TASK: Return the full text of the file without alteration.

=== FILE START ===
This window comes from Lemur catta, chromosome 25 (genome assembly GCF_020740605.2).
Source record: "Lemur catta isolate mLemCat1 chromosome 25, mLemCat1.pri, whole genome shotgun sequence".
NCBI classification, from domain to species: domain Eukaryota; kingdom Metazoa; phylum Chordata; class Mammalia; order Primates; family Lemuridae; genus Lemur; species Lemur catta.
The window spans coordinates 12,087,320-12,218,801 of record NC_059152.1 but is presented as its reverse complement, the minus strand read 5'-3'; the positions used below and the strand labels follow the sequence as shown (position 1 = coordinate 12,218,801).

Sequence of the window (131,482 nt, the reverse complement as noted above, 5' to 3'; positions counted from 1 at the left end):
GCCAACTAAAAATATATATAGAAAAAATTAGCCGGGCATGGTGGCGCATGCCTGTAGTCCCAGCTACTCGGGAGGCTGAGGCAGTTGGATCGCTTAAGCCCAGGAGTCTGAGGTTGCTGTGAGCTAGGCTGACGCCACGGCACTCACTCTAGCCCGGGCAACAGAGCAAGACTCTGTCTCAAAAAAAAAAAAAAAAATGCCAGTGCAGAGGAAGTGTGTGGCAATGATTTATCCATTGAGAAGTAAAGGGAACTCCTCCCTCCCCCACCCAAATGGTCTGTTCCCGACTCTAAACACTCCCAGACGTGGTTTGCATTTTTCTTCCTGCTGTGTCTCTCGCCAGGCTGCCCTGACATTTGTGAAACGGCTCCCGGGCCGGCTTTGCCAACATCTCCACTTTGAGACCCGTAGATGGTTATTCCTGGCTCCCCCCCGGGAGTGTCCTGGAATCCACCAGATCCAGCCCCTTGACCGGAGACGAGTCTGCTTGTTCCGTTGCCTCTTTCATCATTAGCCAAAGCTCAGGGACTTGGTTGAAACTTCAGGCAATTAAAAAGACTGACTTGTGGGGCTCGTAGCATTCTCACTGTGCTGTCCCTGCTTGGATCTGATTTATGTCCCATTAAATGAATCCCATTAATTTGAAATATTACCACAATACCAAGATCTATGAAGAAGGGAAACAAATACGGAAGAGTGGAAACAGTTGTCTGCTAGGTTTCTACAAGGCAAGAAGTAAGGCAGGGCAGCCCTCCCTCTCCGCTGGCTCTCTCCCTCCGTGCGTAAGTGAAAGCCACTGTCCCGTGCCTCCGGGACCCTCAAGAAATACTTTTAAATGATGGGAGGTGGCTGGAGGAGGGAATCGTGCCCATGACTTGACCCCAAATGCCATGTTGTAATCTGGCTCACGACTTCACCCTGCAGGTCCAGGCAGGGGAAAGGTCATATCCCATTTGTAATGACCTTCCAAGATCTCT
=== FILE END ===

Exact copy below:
This window comes from Lemur catta, chromosome 25 (genome assembly GCF_020740605.2).
Source record: "Lemur catta isolate mLemCat1 chromosome 25, mLemCat1.pri, whole genome shotgun sequence".
NCBI classification, from domain to species: domain Eukaryota; kingdom Metazoa; phylum Chordata; class Mammalia; order Primates; family Lemuridae; genus Lemur; species Lemur catta.
The window spans coordinates 12,087,320-12,218,801 of record NC_059152.1 but is presented as its reverse complement, the minus strand read 5'-3'; the positions used below and the strand labels follow the sequence as shown (position 1 = coordinate 12,218,801).

Sequence of the window (131,482 nt, the reverse complement as noted above, 5' to 3'; positions counted from 1 at the left end):
GCCAACTAAAAATATATATAGAAAAAATTAGCCGGGCATGGTGGCGCATGCCTGTAGTCCCAGCTACTCGGGAGGCTGAGGCAGTTGGATCGCTTAAGCCCAGGAGTCTGAGGTTGCTGTGAGCTAGGCTGACGCCACGGCACTCACTCTAGCCCGGGCAACAGAGCAAGACTCTGTCTCAAAAAAAAAAAAAAAAATGCCAGTGCAGAGGAAGTGTGTGGCAATGATTTATCCATTGAGAAGTAAAGGGAACTCCTCCCTCCCCCACCCAAATGGTCTGTTCCCGACTCTAAACACTCCCAGACGTGGTTTGCATTTTTCTTCCTGCTGTGTCTCTCGCCAGGCTGCCCTGACATTTGTGAAACGGCTCCCGGGCCGGCTTTGCCAACATCTCCACTTTGAGACCCGTAGATGGTTATTCCTGGCTCCCCCCCGGGAGTGTCCTGGAATCCACCAGATCCAGCCCCTTGACCGGAGACGAGTCTGCTTGTTCCGTTGCCTCTTTCATCATTAGCCAAAGCTCAGGGACTTGGTTGAAACTTCAGGCAATTAAAAAGACTGACTTGTGGGGCTCGTAGCATTCTCACTGTGCTGTCCCTGCTTGGATCTGATTTATGTCCCATTAAATGAATCCCATTAATTTGAAATATTACCACAATACCAAGATCTATGAAGAAGGGAAACAAATACGGAAGAGTGGAAACAGTTGTCTGCTAGGTTTCTACAAGGCAAGAAGTAAGGCAGGGCAGCCCTCCCTCTCCGCTGGCTCTCTCCCTCCGTGCGTAAGTGAAAGCCACTGTCCCGTGCCTCCGGGACCCTCAAGAAATACTTTTAAATGATGGGAGGTGGCTGGAGGAGGGAATCGTGCCCATGACTTGACCCCAAATGCCATGTTGTAATCTGGCTCACGACTTCACCCTGCAGGTCCAGGCAGGGGAAAGGTCATATCCCATTTGTAATGACCTTCCAAGATCTCT